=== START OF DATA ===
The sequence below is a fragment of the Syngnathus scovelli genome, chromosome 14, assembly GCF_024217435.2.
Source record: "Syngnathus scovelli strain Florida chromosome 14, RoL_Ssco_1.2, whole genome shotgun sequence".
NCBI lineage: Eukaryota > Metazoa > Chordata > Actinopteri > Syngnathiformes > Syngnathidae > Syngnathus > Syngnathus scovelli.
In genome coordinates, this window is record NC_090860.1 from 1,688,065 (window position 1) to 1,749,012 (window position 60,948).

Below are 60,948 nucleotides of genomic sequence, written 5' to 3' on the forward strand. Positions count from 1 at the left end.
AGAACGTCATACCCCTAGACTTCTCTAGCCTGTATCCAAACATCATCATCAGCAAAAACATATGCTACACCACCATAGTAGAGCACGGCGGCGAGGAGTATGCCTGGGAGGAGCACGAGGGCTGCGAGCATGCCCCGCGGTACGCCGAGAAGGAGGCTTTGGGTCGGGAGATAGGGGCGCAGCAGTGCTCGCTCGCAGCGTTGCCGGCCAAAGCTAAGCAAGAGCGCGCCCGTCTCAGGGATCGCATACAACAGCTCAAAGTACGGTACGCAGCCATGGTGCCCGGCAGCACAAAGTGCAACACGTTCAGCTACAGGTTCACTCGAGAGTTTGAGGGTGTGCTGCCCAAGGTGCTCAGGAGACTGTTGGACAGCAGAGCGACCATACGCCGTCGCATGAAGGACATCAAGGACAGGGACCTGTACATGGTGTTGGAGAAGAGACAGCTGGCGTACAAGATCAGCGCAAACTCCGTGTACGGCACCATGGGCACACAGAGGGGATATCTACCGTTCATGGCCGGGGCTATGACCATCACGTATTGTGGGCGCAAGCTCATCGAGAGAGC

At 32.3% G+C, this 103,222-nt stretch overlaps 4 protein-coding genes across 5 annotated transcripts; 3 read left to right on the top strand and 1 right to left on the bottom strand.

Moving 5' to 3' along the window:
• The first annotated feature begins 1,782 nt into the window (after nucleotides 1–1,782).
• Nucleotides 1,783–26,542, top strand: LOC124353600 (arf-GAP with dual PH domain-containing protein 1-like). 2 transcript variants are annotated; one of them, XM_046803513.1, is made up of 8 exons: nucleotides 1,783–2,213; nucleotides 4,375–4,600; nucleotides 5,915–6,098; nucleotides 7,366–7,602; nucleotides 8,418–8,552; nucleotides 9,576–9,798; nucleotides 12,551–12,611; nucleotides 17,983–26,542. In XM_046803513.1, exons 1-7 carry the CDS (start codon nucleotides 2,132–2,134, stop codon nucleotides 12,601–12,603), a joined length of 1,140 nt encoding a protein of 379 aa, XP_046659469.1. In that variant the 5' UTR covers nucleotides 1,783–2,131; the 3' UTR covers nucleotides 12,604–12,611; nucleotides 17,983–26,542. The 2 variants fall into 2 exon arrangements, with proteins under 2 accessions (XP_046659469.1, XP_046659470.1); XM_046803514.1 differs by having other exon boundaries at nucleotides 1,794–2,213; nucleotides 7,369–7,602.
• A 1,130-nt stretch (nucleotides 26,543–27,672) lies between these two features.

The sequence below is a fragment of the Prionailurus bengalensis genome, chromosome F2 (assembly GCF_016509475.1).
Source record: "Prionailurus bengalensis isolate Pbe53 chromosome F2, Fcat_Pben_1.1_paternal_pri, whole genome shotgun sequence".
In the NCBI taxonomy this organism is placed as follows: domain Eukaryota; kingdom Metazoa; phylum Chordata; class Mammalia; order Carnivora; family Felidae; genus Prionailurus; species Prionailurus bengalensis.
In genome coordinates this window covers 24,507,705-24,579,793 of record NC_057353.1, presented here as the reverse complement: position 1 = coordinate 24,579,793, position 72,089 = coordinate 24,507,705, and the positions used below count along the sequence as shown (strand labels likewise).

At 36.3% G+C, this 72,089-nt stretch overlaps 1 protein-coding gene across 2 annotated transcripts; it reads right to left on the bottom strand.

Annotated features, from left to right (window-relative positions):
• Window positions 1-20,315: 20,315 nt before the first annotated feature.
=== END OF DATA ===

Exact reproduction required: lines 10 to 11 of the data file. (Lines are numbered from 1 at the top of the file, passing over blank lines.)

• Nucleotides 1,783–26,542, top strand: LOC124353600 (arf-GAP with dual PH domain-containing protein 1-like). 2 transcript variants are annotated; one of them, XM_046803513.1, is made up of 8 exons: nucleotides 1,783–2,213; nucleotides 4,375–4,600; nucleotides 5,915–6,098; nucleotides 7,366–7,602; nucleotides 8,418–8,552; nucleotides 9,576–9,798; nucleotides 12,551–12,611; nucleotides 17,983–26,542. In XM_046803513.1, exons 1-7 carry the CDS (start codon nucleotides 2,132–2,134, stop codon nucleotides 12,601–12,603), a joined length of 1,140 nt encoding a protein of 379 aa, XP_046659469.1. In that variant the 5' UTR covers nucleotides 1,783–2,131; the 3' UTR covers nucleotides 12,604–12,611; nucleotides 17,983–26,542. The 2 variants fall into 2 exon arrangements, with proteins under 2 accessions (XP_046659469.1, XP_046659470.1); XM_046803514.1 differs by having other exon boundaries at nucleotides 1,794–2,213; nucleotides 7,369–7,602.
• A 1,130-nt stretch (nucleotides 26,543–27,672) lies between these two features.